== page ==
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I like rivets. I have cymbals with up to 8 holes evenly placed about 1-2" from the edge. I don't normally play more than 2 in a cymbal. If I really like a cymbal and think a rivet(s) will help, I start with one. About 1-1.5" in from the edge. Put the cymbal on the stand and let it hang naturally. It will normally keep a certain position (not due to a keyhole). If you spin it a few times slowly, and start playing it, it should rotate back to the same position. Then I add a rivet on the FAR side of where you are seated for maximum rivet action even with one. Drilling a cymbal is pretty easy to do. I suggest put some blue painter's tape on the top so the drill bit doesn't skip. Use an 1/8" bit. I like Zildjian rivets although I don't have the tool to crimp them which is annoying. I snip the tip once it is thru to make a "+" pattern and use bottle nose pliers to flare them out or remove them. I may add a 2nd hole maybe 4-8" away depending on the sound.

I don't like the 3 hole Zildjian cluster (aka Sweet ride) and I don't like the Mel Lewis setup (1 on each side). I have a 21" M.L. and just use one rivet and it's fine.

As for cymbal weight, I play lighter darker cymbals (modern K's, Istanbul Agops, Bosphorus) If you have a heavy ping ride, you will have a more pronounced rivet sound as the cymbal doesn't resonate much due to weight. I like the rivet to just add a little extra wash to the cymbal and not actually convert it into a swish-y type sound. If I want that sound, I have a 20" china with 4 rivets I put in (3/6/9/12:00) and get that effect when needed.
 

JDA

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Sustain. Rarely need-use more than one or two myself
 

gezz

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I like rivets as another factor is the added definition they add.. that's why I love my A custom Sizzzle Ride as for me it's perfect.. you need to lay into the cymbal to activate its full tone.
Also the slightest of touches is so subtle.. so many colours
 

RyanR

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There are no rules to rivets. Well one.

Lighter Bosphorus rivets give more of a hiss, the heavier Istanbul rivets are more gritty.

And another: Too many rivets can choke a cymbal right out.

Other than that, attempting to make "rules" doesn't work. Too many exceptions.

-Ryan
 

Animaaal

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I have only one riveted ride, and I love it. It's the 19" Z Beautiful Baby, 3 rivets in a straight line cluster. Very light cymbal, very crashable, and a very sweet, subtle ostinato. Hey, this cymbal was designed around Armand's concept of the perfect, classic jazz ride sound- and that's good enough for me. It creates a nice shimmery undertone, has just enough ping to not get lost, and crashes beautifully- that textbook jazzy wash. I fell in love with the sound the first time I heard it. Makes a great LSR, or main ride for a minimalist setup.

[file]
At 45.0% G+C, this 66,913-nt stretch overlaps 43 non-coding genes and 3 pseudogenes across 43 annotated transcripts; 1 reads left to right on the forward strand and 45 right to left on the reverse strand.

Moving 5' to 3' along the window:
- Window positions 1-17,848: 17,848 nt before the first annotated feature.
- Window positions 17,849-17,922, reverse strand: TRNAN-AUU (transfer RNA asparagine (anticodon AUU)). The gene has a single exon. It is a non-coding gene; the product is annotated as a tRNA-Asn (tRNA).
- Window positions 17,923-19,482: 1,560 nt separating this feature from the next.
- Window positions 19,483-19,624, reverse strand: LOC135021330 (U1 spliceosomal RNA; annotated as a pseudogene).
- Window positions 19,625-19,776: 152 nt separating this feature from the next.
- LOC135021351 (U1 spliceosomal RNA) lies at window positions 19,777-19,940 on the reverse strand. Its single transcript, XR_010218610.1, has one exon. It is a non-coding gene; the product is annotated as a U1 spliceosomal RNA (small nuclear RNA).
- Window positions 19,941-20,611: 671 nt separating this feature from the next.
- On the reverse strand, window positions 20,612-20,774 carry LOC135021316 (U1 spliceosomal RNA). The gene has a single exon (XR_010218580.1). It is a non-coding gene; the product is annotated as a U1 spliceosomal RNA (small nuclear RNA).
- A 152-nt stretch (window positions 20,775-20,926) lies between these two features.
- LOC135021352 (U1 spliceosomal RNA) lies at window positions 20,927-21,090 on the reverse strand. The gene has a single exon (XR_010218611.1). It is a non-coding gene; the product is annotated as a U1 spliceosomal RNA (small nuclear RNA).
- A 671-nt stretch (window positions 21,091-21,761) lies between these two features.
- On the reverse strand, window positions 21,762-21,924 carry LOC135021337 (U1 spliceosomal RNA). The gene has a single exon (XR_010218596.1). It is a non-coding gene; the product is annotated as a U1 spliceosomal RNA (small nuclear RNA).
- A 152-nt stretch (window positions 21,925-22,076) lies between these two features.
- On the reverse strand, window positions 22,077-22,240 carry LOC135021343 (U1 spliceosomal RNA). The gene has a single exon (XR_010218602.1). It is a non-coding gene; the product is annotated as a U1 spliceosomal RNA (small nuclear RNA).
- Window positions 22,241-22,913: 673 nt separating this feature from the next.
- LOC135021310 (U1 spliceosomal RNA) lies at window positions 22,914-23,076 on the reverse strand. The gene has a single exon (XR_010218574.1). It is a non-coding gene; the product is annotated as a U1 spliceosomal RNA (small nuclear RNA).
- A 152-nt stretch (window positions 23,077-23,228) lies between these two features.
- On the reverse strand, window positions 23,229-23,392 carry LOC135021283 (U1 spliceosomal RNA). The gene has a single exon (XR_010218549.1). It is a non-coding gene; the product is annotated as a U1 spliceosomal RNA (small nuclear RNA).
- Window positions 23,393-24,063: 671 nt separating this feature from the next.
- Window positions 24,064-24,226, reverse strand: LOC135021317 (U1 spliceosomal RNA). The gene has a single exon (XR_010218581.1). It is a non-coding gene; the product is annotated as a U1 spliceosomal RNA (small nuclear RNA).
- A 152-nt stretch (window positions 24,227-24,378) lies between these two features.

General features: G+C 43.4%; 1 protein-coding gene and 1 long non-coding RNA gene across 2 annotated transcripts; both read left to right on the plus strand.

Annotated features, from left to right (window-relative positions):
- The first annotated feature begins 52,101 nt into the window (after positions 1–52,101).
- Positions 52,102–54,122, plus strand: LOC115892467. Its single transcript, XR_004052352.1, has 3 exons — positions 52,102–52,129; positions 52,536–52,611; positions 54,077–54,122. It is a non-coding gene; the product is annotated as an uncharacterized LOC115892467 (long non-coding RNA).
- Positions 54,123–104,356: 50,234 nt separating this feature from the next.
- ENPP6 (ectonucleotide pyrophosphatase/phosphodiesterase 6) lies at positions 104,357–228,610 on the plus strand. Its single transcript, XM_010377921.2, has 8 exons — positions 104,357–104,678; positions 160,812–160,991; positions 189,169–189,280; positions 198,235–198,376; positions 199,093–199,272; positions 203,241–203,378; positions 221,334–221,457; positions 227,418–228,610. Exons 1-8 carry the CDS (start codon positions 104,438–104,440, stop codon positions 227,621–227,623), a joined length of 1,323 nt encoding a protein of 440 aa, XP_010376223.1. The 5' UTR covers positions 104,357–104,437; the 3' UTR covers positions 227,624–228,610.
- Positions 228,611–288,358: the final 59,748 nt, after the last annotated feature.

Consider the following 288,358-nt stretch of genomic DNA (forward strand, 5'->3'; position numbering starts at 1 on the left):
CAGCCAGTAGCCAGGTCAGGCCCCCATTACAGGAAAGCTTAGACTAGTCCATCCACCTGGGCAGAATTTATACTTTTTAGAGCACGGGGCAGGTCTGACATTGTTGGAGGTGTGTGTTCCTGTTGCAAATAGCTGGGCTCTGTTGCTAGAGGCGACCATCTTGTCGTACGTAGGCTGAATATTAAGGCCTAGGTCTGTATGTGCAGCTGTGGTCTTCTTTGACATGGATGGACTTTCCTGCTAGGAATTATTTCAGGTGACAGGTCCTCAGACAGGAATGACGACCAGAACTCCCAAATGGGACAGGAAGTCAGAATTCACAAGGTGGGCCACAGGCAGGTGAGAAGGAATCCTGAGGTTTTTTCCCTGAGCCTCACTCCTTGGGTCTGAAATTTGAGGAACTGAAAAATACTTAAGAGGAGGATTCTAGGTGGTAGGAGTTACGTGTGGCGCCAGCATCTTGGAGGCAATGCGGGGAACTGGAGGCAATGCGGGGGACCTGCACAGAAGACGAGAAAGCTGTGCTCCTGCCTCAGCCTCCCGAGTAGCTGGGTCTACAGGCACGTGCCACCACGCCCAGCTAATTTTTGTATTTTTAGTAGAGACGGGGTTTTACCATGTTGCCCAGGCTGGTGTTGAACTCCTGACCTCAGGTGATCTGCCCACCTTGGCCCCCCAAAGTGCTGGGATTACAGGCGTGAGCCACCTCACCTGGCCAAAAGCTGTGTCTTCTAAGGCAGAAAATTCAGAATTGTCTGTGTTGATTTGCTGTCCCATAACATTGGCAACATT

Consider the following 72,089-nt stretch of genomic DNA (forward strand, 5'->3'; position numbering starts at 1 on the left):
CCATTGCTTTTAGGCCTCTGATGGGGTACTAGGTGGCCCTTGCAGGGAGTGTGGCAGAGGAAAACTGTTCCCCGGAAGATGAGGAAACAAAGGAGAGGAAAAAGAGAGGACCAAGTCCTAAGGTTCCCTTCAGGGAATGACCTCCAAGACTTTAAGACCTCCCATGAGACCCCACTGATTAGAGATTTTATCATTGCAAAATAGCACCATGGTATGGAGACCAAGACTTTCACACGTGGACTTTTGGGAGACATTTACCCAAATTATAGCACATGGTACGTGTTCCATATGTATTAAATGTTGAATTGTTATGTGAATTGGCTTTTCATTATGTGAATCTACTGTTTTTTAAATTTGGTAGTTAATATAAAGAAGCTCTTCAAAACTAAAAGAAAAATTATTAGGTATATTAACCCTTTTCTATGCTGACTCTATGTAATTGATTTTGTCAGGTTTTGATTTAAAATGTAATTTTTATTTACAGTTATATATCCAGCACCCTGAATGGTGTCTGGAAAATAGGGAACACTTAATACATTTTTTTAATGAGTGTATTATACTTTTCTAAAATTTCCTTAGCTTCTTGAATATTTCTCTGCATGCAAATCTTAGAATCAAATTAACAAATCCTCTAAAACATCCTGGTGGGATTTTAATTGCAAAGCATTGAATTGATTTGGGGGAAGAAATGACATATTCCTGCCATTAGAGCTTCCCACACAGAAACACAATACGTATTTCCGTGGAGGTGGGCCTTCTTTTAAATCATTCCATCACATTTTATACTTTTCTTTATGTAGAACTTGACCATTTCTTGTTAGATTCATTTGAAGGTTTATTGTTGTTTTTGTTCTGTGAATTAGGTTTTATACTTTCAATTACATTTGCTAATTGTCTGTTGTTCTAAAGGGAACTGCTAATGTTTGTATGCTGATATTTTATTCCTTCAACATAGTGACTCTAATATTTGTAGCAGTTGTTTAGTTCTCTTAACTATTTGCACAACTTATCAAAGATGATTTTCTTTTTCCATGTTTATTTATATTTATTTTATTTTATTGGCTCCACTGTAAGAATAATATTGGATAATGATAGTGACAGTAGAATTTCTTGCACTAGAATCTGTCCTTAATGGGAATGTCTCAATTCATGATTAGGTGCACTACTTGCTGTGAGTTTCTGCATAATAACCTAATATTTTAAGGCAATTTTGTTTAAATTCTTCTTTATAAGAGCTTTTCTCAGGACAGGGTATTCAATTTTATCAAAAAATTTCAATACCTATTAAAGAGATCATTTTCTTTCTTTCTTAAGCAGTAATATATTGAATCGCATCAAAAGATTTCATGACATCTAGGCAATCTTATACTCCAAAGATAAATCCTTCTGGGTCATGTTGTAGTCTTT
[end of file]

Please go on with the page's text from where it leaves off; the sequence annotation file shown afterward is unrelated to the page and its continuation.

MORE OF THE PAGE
3 rivets seems to be the magic number... I've seen plenty of rides with more than 3 rivet HOLES, but almost always someone's removed the 'extras' and pared it down to 2 or 3 actual rivets.

I like to keep things reversible, I really hate to make a permanent alteration to any instrument unless it's 110% a sure thing. For instance, a ride that you really don't like/ don't use that just needs sizzle to be playable. Otherwise, what I do with a ride that could use some sizzle sometimes (for certain styles, say) is I just throw some beaded chain on it. A piece of beaded chain is so cheap, and so easy on/off, and then you've still got your unaltered ride. Also, it's a good way to dry up a ride for a more acoustic setting, or just to eliminate unwanted 'busyness' in the rides sound. Turn an A into a K for $1.00! Certainly it's a good way to try out a ride with some sizzle. I've tried all the different bead sizes, and have found that the smallest beads are the best. They sound more rivety, and choke the cymbal less than the larger beads. The large beads don't shimmer, and take away too much tone for my taste.

I've got 2 solutions to mounting the beads without looking thrown together, I'll include pics. (And yes, I'd be happy to make the dice version for members. The wire version is so DIY anyone can do it.) Yes, there are beaded chain accessories available, but cmon. The wire is on a 21" K Hybrid, the die is on a 60's Medium ride.
 

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RickP

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I like rivet rides when playing brushes, now that being said depending on the cymbals, I only like one or two rivets installed.
I had a lovely 21" Agop Mel Lewis ride that comes with two rivets and it was nice with the two rivets, but removing one rivet made it
an excellent cymbal as it helped bring out the stick definition.

I have have had a couple of the 19" Armand rides with the three rivet clusters and they were just OK. The placement of the rivets wa snice,
but the actual cymbal was not to my liking.

I owned a 22" Zildjian Swish back in the 70's that came with 8 rivets equally spaced and it just made the sizzle too overpowering.

Nowadays I own no cymbals with rivets but I do utilize the ProMark Rattler when I want a rivet sound.
 

RyanR

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RickP said:
Nowadays I own no cymbals with rivets but I do utilize the ProMark Rattler when I want a rivet sound.
Rattler has nothing on real rivets. BTDT.

-Ryan
 

RyanR

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RickP said:
Nowadays I own no cymbals with rivets but I do utilize the ProMark Rattler when I want a rivet sound.
Rattler has nothing on real rivets. BTDT.

-Ryan
Very true but it does work in a pinch.




Totally agree!

-Ryan